This week I revisited the one of the most tragic news story I ever read. The horrible report concerned a 41 year old woman called Joyce Vincent who died in her London bedsit in 2003. She was found with a pile of Christmas presents beside her, which she is thought to have been wrapping when she died. The television was still on when bailiffs discovered the body in 2006. She had sat, dead, on the sofa for 3 years without being discovered.
Carol Morley, a Guardian journalist, has created a film about Joyce Vincent and her strange, sad death. What adds to the baffling nature of this case is that all the colleagues, friends and previous boyfriends that Morley tracked down describe Vincent as lively, beautiful, talented and popular. Some of them had spoken to her in the year prior to her death, but were always too busy to meet up. All of them were bewildered as to how Vincent could have come to be so cut off.
This story, although deeply disturbing in its own right, also resonated with a larger fear of mine; that of isolation. When I first acknowledged my depression, all my relationships were suddenly strained. Simple exchanges became distressing as I dreaded the revelation of the truth. As the months went by, fear turned to loathing. I was annoyed by everyone. Their loud, overbearing enthusiasm for everything; their insipid, repetitious discussions about topical issues; their false and fetid “sympathy”.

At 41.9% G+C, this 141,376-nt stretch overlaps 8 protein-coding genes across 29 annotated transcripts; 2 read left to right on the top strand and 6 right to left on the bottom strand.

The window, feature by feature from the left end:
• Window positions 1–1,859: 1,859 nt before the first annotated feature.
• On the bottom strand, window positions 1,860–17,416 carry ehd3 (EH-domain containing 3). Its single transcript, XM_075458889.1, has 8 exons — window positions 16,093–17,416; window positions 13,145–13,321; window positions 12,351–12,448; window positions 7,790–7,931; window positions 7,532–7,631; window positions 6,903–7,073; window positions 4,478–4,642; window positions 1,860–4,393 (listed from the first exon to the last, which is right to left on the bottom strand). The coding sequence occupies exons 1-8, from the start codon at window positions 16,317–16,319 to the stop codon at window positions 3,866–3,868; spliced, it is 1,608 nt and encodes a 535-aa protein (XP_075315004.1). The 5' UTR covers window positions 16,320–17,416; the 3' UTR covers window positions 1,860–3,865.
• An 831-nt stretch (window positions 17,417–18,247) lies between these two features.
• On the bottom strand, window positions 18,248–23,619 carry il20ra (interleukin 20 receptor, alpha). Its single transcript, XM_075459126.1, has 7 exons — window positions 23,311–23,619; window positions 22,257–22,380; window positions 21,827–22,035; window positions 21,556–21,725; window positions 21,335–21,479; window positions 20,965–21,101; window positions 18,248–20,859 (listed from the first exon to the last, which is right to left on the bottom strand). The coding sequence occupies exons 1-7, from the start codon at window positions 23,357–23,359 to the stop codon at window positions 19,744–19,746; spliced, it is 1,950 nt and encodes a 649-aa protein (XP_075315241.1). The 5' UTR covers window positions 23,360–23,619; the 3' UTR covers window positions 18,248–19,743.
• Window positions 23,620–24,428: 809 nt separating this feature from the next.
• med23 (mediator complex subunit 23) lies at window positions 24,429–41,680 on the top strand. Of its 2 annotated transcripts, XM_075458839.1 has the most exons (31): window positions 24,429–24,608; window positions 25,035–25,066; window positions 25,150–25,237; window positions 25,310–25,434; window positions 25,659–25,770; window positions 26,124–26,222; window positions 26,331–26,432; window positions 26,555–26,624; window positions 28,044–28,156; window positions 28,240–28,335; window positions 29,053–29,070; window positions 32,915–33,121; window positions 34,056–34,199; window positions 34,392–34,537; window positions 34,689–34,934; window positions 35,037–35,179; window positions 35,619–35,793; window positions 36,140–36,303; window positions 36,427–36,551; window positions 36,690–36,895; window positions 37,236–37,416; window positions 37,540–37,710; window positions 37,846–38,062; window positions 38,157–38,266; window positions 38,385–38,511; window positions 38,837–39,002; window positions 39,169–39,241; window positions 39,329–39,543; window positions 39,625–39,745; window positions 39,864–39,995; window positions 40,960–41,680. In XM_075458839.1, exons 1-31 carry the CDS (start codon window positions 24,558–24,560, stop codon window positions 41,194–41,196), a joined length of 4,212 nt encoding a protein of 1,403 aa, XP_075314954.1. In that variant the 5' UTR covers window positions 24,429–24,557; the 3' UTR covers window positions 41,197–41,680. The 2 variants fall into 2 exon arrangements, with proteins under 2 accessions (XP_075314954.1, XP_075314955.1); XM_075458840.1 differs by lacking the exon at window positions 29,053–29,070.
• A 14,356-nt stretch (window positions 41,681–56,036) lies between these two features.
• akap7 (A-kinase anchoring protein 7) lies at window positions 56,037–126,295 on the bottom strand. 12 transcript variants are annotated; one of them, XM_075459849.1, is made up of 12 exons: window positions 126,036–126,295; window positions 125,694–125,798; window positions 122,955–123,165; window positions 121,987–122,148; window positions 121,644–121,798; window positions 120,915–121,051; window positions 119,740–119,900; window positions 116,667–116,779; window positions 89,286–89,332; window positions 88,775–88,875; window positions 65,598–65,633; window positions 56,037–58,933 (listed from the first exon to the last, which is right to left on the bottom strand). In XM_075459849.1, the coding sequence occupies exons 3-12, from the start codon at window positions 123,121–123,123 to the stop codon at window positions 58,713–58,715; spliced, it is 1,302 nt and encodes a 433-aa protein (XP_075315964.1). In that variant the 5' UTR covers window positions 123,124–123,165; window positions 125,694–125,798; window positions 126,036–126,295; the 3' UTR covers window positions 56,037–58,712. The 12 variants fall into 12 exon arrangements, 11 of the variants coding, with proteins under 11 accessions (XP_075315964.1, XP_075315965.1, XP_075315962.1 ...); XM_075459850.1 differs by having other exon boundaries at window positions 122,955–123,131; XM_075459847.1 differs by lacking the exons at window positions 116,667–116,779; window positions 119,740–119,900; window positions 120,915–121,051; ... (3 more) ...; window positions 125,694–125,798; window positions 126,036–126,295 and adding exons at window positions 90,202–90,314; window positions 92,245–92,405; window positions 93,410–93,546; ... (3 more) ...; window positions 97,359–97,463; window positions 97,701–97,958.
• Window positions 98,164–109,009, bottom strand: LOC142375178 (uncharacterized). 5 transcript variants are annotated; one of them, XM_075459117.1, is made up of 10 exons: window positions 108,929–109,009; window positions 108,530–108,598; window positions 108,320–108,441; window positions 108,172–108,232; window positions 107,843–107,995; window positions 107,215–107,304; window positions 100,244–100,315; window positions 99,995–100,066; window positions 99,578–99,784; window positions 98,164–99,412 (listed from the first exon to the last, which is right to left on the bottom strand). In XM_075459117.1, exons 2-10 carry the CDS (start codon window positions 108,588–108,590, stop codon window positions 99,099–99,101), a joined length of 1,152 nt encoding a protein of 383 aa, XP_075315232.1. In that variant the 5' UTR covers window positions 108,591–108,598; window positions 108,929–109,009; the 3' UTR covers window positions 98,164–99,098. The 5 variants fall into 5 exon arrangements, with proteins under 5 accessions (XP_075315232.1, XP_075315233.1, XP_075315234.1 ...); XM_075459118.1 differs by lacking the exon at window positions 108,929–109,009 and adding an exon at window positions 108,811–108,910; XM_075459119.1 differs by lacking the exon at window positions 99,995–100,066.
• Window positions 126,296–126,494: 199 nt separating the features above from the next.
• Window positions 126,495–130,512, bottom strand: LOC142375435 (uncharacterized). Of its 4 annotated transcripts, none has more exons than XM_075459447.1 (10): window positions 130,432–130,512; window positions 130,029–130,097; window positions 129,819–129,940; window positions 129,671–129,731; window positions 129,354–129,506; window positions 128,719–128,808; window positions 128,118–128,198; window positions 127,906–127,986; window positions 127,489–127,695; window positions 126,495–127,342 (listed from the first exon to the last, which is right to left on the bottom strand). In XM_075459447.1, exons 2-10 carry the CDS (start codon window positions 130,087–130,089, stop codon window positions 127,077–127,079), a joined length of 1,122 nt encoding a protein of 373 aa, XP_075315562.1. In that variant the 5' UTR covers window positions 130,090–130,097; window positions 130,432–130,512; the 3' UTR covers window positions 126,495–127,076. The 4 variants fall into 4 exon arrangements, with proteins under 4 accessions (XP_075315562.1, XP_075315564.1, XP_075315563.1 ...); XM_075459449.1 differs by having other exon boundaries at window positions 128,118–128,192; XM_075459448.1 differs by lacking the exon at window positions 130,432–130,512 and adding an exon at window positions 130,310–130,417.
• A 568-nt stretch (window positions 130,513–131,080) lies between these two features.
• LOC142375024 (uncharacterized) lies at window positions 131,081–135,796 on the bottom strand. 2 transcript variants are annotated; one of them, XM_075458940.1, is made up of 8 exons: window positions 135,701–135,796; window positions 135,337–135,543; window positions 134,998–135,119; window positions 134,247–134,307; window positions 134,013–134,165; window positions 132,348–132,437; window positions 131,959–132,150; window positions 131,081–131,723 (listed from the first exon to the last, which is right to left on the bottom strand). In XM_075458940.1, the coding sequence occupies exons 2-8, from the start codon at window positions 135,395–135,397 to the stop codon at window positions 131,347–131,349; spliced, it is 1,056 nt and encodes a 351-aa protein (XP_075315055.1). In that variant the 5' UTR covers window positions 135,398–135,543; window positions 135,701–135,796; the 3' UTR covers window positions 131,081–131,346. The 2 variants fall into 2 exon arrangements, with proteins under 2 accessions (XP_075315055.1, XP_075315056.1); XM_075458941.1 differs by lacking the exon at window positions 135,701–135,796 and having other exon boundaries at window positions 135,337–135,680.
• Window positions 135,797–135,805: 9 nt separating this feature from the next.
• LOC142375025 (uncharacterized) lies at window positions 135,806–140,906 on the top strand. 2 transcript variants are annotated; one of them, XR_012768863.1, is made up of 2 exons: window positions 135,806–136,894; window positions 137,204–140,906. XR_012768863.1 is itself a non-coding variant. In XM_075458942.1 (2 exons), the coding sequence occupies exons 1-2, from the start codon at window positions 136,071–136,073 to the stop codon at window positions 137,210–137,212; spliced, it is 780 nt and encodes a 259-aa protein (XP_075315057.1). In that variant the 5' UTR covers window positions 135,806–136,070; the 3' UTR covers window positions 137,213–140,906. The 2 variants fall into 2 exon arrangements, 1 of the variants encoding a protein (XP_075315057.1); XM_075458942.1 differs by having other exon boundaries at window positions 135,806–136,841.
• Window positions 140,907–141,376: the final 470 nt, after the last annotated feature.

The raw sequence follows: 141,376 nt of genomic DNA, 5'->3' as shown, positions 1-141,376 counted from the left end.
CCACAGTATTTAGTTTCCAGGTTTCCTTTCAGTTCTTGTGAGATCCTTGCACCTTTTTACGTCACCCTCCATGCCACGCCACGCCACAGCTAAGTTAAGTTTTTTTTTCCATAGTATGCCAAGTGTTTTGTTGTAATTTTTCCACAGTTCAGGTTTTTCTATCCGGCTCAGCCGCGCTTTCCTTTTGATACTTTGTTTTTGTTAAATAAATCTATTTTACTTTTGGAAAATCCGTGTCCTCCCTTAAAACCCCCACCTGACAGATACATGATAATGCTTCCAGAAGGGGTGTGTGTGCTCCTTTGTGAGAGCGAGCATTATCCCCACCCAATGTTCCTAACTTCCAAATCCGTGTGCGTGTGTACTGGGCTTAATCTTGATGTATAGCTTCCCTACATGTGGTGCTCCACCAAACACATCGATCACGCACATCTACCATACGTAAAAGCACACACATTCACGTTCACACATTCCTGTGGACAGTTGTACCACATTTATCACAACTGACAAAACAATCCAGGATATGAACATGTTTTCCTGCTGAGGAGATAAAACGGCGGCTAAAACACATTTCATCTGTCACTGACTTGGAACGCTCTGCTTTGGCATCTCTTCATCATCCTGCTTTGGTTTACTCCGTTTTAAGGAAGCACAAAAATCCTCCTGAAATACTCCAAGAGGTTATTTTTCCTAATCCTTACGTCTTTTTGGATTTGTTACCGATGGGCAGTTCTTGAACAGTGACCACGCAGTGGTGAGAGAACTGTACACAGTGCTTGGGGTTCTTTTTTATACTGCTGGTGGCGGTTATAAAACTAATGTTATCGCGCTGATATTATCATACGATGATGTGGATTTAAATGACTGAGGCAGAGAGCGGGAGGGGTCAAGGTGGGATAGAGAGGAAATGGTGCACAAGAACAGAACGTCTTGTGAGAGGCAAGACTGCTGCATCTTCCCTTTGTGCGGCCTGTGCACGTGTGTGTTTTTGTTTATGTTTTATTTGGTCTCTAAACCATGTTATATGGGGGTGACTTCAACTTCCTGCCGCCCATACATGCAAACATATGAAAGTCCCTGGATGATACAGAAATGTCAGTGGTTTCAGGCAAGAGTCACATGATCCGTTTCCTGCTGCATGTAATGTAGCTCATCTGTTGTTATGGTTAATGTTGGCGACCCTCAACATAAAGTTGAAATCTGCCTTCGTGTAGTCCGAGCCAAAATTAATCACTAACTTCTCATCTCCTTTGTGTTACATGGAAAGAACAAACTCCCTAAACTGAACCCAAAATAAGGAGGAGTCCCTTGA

To add insult to injured communication, I was conscious that I was being difficult too. In company, if I was not being brusquely demanding, I was evidently bored, and sarcastic too. I never replied by phone or email anymore, but if people didn’t reply to me, I would be irate and unreasonable. Nothing could please me.
But trying though all these pitfalls were (and still are), I have had to grit my teeth and remember that these irksome, forgetful and frustrating people that talk to me are worth putting up with, if only for the moment of laughter I might be surprised with in their company, or if only to be able to have a number to ring instead of tying a noose. Communication is embarrassing, burdensome and costly. But the alternative might be worse than you think.
And if you’ve got a dull, difficult, and self-contradicting acquaintance, make sure you put in the effort every once in a while. You don’t know the weight of life you carry.
Carol Morley’s film is called “Dreams of a Life.” You can read a more in-depth article about her exploration here: http://www.guardian.co.uk/film/2011/oct/09/joyce-vincent-death-mystery-documentary